After the 1948 coup which brought the Communist Party to power in Czechoslovakia, the cultural climate changed considerably. Before then, there had been a number of publishing houses whose production covered various literary fields. With the dictatorship of the proletariat, the Soviet cultural model came to the fore. Socialist Realism was the order of the day, together with its vision of culture as a means of educating the masses. Private publishers gave way to several state-run ones led by the most devoted party members. Not only some authors, but even certain genres became undesirable.

Both high-brow literature of the highest quality (unless of Soviet provenience) as well as paraliterary genres fell out of favour. Works from the other side of the Iron Curtain without any strong leftist tendencies were deemed to be propaganda. Popular fiction, namely the ‘lower’ genres such as westerns, romances, and crime or spy novels were considered unworthy of the new builders of Communism. Of these, it was only crime and spy literature which managed to ‘turn coat’ and find its place under the new regime, albeit by adapting to the new political order by capitulating to its demands. As a result, from the 1950s, the vast majority of spy novels depicted the uncovering of clandestine activities of imperialistic countries whose ‘prime interest’ was to destroy the new  (Communist) democracies. Similarly, crime novels portrayed individual criminal activities of people who could not identify with the revolutionary ideals of the new society.

In the 1960s, the political scene began to change and editorial policies were relaxed. Culturally, this decade was the most interesting part of the era. As for domestic crime novel production – talented authors emerged for whom the genre brought an interesting challenge and a novel way to describe the reality of society. At the same time, the number of translated novels also increased. Naturally, in the spy genre these were by authors from the Soviet bloc. However, the crime and detective genre started to open up to more global influences. The reasons for this were clear. The public was hungry for a relaxing read that was not burdened with ideological content and, economically, this genre was profitable. Nevertheless, in a socialist state, when it came to ideology, profitability was pushed aside. Publishing houses with devoted party members at the helm created a number of measures designed to select the ‘right’ authors, novels and genres: Continue reading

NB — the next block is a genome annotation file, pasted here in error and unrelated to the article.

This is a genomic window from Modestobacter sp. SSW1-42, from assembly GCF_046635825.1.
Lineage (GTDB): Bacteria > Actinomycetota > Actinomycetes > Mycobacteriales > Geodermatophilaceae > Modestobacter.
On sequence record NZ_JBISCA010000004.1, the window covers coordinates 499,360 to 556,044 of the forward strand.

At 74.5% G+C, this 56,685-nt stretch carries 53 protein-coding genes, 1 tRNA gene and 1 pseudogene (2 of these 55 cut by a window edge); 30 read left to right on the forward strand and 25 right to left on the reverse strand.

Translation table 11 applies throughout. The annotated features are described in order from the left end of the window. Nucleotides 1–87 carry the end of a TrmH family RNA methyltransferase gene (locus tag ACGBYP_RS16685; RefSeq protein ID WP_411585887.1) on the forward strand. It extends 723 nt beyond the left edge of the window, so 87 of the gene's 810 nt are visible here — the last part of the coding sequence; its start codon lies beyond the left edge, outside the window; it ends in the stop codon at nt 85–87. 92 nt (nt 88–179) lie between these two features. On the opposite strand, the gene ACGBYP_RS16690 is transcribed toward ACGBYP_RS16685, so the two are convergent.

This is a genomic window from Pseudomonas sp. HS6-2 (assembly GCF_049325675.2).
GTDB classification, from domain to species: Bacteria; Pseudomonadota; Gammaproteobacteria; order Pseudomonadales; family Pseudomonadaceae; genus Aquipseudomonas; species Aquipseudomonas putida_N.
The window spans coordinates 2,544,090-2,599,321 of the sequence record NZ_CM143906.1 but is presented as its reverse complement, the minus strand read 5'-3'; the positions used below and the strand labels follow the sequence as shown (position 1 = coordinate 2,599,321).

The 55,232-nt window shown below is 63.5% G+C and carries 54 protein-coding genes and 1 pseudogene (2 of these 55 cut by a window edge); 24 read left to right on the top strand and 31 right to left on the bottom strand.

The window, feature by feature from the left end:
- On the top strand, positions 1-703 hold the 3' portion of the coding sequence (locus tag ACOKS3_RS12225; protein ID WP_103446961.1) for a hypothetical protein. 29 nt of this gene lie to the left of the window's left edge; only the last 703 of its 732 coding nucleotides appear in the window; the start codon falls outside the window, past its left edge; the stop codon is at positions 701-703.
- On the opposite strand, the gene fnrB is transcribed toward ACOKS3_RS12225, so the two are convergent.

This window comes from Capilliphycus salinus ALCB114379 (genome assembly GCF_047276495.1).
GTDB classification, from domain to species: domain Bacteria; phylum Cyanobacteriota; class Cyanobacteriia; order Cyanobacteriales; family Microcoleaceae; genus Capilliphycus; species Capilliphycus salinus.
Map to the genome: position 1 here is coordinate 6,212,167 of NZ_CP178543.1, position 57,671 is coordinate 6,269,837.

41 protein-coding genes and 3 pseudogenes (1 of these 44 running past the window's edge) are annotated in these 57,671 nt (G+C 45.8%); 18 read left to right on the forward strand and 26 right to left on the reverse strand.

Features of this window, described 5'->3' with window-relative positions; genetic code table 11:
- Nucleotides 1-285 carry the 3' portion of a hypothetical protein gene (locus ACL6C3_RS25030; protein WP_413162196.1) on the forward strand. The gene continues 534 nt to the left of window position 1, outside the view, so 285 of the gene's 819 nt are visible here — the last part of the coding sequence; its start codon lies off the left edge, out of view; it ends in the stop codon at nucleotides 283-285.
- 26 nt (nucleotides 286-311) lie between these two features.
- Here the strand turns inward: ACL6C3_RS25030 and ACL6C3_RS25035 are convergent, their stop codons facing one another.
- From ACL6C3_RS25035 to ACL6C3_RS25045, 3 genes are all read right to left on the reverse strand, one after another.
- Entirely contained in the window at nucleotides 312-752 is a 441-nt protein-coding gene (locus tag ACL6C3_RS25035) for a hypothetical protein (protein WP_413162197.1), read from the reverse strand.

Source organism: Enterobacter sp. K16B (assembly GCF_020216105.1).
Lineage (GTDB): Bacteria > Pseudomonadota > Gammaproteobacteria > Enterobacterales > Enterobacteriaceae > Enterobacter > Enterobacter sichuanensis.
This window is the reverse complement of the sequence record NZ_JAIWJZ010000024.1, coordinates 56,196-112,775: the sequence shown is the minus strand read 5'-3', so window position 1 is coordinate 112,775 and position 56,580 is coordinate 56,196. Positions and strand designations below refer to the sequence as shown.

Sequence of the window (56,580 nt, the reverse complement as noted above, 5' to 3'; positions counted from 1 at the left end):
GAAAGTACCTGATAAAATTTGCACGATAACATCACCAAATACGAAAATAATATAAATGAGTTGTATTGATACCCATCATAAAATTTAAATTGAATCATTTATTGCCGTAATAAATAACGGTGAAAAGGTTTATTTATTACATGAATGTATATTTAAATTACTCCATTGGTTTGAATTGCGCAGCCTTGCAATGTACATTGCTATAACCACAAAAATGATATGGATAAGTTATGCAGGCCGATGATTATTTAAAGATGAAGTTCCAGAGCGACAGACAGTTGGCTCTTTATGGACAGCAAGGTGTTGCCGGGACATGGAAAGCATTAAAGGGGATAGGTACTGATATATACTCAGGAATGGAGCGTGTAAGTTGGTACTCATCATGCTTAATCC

The”unknown author” who sold 200 Million Books

Souris défunte

 

An encouraging article by Dalya Alberge in The Observer marks the first publication in English of one of the “Novels of the night” (romans de la nuit) by Frédéric Dard. The much anticipated Bird in a Cage, (Le Monte Charge), translated by David Bellos, is out this month, published by Pushkin Vertigo. Continue reading

Blood and Sex: Violence and sexuality in Greek crime fiction series of the 1970s.

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By Nikos Filippaios (PhD candidate, University of Ioannina, Greece)